The Community for Technology Leaders
RSS Icon
Issue No.03 - May-June (2013 vol.33)
pp: 82-88
Using widely accessible VR technologies, researchers have implemented a series of multimodal spatial interfaces and virtual environments. The results demonstrate the degree to which we can now use low-cost (for example, mobile-phone based) VR environments to create rich virtual experiences involving motion sensing, physiological inputs, stereoscopic imagery, sound, and haptic feedback. Adapting spatial interfaces to these new platforms can open up exciting application areas for VR. In this case, the application area was in-home VR therapy for patients suffering from persistent pain (for example, arthritis and cancer pain). For such therapy to be successful, a rich spatial interface and rich visual aesthetic are particularly important. So, an interdisciplinary team with expertise in technology, design, meditation, and the psychology of pain collaborated to iteratively develop and evaluate several prototype systems. The video at demonstrates how the sine wave fitting responds to walking motions, for a walking-in-place application.
Virtual environments, Rendering (computer graphics), Spatial intefaces, Haptic interfaces,meditation, virtual reality, VR, spatial interfaces, pain management, computer graphics
D. Schroeder, F. Korsakov, J. Jolton, F. J. Keefe, A. Haley, D. F. Keefe, "Creating Widely Accessible Spatial Interfaces: Mobile VR for Managing Persistent Pain", IEEE Computer Graphics and Applications, vol.33, no. 3, pp. 82-88, May-June 2013, doi:10.1109/MCG.2013.38
1. D. Wigdor and D. Wixon, Brave NUI World: Designing Natural User Interfaces for Touch and Gesture, Morgan Kaufmann, 2011.
2. J.L. Olson et al., “A Design for a Smartphone-Based Head Mounted Display,” Proc. 2011 IEEE Virtual Reality Conf. (VR 11), IEEE, 2011, pp. 233–234.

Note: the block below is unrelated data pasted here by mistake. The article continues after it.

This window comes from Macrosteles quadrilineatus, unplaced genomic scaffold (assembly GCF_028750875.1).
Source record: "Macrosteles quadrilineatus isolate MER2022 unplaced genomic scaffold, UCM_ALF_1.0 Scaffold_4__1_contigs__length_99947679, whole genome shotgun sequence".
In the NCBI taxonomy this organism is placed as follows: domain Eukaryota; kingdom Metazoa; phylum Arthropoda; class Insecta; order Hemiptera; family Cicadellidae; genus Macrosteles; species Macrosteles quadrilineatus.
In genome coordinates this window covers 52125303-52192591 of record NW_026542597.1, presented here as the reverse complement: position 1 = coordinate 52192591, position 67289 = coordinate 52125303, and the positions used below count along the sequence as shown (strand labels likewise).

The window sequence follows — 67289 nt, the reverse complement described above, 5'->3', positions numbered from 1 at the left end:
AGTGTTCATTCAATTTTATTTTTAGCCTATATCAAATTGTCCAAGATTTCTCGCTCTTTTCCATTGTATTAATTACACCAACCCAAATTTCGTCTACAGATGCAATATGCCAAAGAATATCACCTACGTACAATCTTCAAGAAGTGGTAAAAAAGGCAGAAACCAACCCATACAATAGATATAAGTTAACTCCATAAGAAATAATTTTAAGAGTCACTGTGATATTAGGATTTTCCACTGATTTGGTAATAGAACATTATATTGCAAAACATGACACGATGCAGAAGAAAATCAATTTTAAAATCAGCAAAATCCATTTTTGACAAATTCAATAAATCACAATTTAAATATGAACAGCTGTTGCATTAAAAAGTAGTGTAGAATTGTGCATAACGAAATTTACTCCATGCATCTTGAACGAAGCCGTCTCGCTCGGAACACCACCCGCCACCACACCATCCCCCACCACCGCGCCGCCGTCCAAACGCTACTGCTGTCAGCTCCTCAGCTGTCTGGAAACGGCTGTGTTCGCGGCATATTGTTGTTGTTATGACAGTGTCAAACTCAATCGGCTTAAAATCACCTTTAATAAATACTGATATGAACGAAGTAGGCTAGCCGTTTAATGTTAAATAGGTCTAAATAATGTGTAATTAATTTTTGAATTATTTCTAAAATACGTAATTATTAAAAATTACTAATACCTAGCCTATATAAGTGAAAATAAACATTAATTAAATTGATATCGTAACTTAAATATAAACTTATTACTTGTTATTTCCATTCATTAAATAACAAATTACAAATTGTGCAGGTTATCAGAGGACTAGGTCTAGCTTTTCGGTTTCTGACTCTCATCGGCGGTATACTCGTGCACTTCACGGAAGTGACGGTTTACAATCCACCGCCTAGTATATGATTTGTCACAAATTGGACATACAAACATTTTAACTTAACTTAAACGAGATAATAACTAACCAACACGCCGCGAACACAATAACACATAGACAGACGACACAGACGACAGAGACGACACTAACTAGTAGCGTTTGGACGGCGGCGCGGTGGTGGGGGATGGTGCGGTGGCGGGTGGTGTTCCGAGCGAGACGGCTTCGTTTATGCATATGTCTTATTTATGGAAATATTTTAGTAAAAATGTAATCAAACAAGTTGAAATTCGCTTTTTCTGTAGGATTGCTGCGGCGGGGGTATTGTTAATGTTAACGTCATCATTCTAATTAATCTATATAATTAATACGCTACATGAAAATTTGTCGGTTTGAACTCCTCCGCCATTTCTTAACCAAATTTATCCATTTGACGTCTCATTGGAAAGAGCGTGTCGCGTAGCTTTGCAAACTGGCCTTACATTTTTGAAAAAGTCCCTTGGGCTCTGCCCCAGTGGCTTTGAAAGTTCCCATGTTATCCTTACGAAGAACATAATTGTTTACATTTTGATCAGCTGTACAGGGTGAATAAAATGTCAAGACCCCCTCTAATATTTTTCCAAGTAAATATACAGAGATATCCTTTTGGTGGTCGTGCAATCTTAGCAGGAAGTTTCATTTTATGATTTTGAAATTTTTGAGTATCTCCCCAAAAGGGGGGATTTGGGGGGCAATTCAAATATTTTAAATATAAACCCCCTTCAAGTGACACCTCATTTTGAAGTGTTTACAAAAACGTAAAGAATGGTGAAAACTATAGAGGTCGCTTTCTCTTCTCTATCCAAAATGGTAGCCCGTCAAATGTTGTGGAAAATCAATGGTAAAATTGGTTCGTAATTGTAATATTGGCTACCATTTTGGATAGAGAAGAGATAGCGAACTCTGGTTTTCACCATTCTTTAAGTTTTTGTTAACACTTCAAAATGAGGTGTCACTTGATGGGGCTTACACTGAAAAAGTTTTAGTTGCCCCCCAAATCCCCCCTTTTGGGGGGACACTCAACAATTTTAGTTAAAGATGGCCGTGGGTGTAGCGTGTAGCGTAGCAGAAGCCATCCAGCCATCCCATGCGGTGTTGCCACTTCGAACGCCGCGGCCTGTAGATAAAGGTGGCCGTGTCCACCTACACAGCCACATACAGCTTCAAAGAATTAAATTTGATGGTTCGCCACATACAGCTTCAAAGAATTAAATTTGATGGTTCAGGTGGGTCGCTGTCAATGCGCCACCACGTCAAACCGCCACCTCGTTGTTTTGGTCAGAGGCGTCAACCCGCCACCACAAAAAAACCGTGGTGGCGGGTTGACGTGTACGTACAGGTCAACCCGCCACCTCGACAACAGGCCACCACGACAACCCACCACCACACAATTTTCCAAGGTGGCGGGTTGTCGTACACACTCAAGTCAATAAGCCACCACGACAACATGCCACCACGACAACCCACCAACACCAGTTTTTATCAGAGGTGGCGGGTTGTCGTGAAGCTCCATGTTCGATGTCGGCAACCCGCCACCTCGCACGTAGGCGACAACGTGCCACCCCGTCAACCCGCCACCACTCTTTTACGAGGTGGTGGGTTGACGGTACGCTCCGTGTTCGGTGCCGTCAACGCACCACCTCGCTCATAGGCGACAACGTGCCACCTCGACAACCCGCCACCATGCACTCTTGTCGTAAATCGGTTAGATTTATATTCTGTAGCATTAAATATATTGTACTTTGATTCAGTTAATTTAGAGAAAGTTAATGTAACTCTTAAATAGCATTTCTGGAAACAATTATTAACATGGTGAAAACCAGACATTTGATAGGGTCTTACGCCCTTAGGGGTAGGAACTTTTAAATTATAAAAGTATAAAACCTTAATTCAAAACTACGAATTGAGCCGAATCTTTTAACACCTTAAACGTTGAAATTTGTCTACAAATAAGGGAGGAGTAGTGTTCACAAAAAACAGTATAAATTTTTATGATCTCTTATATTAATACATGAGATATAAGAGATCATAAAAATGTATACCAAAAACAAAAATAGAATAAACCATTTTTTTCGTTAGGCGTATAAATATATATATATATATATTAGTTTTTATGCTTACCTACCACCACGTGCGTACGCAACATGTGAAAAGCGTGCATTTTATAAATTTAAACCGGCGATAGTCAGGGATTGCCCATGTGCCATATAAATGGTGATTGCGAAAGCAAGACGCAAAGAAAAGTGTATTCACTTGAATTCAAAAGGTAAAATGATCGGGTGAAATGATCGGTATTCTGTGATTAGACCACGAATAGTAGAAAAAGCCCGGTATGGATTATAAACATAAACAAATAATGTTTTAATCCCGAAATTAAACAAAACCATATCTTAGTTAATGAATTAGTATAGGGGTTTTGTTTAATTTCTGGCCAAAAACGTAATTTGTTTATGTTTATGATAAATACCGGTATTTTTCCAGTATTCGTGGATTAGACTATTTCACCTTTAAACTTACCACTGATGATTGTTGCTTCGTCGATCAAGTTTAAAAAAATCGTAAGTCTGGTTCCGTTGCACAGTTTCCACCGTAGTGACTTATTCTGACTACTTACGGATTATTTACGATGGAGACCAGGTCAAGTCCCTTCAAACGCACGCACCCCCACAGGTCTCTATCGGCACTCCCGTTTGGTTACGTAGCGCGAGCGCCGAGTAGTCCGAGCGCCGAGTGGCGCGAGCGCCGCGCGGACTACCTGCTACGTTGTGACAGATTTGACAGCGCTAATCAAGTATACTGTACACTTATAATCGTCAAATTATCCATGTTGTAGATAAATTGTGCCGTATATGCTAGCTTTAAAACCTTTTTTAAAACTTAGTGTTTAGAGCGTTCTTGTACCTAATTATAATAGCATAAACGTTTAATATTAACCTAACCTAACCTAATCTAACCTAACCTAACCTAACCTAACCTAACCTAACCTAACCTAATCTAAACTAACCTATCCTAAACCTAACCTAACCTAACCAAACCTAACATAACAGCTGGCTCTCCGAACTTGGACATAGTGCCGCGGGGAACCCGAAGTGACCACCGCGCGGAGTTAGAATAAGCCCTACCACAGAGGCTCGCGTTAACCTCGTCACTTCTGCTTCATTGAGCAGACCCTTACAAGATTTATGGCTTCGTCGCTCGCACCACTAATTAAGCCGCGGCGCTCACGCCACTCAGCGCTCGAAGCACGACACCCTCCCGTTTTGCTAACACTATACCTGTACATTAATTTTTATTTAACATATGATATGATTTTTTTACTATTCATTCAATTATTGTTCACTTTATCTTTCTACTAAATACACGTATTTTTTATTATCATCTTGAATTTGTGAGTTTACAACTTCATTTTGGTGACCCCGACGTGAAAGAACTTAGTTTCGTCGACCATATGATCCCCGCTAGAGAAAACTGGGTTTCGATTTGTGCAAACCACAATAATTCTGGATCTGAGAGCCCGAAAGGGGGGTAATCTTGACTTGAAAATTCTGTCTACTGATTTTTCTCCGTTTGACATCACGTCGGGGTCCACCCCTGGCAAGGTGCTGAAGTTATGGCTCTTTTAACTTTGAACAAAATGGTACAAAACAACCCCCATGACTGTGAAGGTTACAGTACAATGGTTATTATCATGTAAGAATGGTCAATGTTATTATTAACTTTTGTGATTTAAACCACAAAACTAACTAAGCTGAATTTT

3. H.G. Hoffman et al., “Virtual Reality as an Adjunctive Non-pharmacologic Analgesic for Acute Burn Pain during Medical Procedures,” Annals of Behavioral Medicine, vol. 41, no. 2, 2011, pp. 183–191.
4. F.J. Keefe et al., “Virtual Reality for Persistent Pain: A New Direction for Behavioral Pain Management,” Pain, vol. 153, no. 11, 2012, pp. 2163–2166.
5. S.J. Barnes et al., “Immersive Virtual Environments for the Management of Chronic vs. Acute Pain,” poster presented at Medicine Meets Virtual Reality 2011 (MMVR 18); publications MMVR2011-BarnesEtal1.pdf.
6. A. Chiesa and A. Serretti, “Mindfulness-Based Interventions for Chronic Pain: A Systematic Review of the Evidence,” J. Alternative Complementary Medicine, vol. 17, no. 1, 2011, pp. 83–93.
7. M. Usoh et al., “Walking > Walking-in-Place > Flying, in Virtual Environments,” Proc. Siggraph, ACM, 1999, pp. 359–364.
8. A. Israr and I. Poupyrev, “Tactile Brush: Drawing on Skin with a Tactile Grid Display,” Proc. 2011 SIGCHI Conf. Human Factors in Computing Systems (CHI 11), ACM, 2011, pp. 2019–2028.
9. J. Schell, The Art of Game Design: A Book of Lenses, Morgan Kaufmann, 2008.
36 ms
(Ver 2.0)

Marketing Automation Platform Marketing Automation Tool